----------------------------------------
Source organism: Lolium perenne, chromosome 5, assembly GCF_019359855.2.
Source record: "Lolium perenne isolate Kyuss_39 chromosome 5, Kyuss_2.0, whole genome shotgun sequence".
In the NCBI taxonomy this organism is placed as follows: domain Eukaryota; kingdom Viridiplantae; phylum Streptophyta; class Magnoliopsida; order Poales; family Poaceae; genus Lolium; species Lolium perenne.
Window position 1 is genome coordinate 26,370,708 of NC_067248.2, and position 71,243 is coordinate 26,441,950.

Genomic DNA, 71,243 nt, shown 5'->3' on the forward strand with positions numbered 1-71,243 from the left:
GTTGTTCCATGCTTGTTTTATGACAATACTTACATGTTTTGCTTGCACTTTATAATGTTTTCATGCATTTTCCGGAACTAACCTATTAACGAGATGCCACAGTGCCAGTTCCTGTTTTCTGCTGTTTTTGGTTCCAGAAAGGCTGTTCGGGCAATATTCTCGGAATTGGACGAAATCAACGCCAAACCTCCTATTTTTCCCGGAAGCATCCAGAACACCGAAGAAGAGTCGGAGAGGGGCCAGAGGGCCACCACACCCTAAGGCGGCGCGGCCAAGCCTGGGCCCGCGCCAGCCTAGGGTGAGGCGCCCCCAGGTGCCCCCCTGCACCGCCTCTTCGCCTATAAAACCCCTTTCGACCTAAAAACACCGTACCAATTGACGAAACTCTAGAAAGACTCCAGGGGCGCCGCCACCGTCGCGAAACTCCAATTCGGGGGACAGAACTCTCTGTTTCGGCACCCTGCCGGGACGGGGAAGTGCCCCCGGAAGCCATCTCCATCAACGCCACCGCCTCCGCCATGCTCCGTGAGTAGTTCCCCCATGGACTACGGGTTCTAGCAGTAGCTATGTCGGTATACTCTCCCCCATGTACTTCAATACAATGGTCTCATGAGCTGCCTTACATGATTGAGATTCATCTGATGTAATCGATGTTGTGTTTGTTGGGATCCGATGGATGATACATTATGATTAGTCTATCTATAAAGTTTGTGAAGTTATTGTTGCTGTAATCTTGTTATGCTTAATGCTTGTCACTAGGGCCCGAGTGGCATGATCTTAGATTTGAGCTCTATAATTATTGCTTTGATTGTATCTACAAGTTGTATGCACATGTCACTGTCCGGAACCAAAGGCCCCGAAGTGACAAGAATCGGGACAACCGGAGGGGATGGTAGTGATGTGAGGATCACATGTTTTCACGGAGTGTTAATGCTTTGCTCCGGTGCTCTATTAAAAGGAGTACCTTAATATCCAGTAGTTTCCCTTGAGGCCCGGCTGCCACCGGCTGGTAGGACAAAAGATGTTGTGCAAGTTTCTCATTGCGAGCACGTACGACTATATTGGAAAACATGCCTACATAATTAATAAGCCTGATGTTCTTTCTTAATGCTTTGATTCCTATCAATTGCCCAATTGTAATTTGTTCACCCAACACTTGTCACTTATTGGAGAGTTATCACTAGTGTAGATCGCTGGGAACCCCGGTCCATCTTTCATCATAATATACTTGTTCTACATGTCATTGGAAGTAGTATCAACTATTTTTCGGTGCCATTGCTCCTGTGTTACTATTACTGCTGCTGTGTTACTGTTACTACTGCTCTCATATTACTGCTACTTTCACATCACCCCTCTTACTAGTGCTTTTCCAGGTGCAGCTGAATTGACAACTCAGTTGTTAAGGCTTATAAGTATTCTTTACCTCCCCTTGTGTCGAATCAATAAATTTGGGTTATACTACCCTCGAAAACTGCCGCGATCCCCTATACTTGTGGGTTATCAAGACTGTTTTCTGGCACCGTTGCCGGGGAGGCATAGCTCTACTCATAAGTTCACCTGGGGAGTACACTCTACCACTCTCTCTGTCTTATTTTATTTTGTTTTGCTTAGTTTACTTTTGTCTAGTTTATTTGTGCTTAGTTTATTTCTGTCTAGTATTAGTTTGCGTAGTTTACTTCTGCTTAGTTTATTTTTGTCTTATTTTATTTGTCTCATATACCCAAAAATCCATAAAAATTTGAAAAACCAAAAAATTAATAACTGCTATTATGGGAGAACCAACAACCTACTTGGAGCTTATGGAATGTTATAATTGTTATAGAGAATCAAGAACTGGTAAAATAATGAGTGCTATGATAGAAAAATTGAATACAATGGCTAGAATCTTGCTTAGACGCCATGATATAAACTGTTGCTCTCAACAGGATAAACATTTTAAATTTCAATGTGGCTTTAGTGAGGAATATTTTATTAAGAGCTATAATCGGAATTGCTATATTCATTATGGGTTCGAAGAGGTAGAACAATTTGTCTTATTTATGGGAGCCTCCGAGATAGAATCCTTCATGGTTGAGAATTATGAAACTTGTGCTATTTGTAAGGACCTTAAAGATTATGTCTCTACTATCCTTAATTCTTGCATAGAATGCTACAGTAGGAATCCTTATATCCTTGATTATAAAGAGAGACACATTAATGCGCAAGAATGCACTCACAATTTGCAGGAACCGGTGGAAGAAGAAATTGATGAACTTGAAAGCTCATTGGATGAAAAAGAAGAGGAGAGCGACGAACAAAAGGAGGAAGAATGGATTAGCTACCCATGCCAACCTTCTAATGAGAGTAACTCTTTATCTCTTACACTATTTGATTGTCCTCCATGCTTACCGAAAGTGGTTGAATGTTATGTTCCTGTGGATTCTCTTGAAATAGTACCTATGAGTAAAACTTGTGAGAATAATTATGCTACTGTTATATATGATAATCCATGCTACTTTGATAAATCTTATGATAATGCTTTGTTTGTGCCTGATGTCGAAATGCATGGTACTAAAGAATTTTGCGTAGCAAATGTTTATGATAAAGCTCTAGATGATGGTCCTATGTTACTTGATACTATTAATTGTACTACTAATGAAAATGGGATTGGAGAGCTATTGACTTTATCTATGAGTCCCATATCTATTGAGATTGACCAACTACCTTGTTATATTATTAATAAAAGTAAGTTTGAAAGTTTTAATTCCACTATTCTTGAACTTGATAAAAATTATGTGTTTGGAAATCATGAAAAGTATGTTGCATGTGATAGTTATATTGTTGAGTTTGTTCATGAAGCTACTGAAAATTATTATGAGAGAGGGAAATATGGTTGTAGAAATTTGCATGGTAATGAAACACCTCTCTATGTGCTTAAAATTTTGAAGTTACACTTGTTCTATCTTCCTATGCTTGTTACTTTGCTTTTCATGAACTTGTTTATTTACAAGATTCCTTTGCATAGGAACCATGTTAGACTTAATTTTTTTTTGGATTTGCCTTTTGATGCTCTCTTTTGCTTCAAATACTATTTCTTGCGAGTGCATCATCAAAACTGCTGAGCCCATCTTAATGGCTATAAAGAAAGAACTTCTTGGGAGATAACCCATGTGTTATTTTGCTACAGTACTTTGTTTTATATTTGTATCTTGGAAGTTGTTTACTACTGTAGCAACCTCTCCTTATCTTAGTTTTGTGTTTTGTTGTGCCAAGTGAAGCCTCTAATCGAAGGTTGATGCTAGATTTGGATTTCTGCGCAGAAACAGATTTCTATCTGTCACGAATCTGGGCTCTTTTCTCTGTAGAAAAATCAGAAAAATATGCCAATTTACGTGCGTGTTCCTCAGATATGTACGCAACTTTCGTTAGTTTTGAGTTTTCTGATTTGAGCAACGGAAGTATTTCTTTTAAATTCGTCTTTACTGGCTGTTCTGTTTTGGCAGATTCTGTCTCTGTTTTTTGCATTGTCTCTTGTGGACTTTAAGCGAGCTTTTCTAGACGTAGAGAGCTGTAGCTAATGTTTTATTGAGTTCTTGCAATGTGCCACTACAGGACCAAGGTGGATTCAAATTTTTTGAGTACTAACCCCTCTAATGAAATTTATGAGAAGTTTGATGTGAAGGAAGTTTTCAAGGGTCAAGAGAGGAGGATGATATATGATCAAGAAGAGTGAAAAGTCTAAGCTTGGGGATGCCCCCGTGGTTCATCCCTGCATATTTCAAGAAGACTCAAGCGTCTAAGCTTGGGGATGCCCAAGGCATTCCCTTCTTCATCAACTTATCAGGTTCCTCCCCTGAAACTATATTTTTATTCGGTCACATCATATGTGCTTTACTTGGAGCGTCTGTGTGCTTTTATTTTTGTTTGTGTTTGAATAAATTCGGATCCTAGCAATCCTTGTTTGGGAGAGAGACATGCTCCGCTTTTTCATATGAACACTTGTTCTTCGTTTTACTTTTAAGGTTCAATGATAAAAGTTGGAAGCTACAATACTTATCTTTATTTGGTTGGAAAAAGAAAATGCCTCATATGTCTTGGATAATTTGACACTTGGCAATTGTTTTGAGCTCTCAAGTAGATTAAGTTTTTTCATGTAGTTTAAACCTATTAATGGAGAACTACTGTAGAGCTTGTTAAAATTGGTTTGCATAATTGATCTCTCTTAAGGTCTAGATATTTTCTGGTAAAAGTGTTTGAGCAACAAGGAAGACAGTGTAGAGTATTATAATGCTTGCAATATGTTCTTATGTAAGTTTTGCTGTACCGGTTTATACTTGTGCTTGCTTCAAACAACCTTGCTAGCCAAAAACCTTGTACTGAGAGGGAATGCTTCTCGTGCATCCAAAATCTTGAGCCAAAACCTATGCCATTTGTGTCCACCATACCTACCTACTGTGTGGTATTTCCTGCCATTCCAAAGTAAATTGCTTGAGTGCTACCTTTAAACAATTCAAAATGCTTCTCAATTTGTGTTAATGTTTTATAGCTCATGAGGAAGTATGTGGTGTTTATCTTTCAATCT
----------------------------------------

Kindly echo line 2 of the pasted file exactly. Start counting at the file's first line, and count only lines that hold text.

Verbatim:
Source record: "Lolium perenne isolate Kyuss_39 chromosome 5, Kyuss_2.0, whole genome shotgun sequence".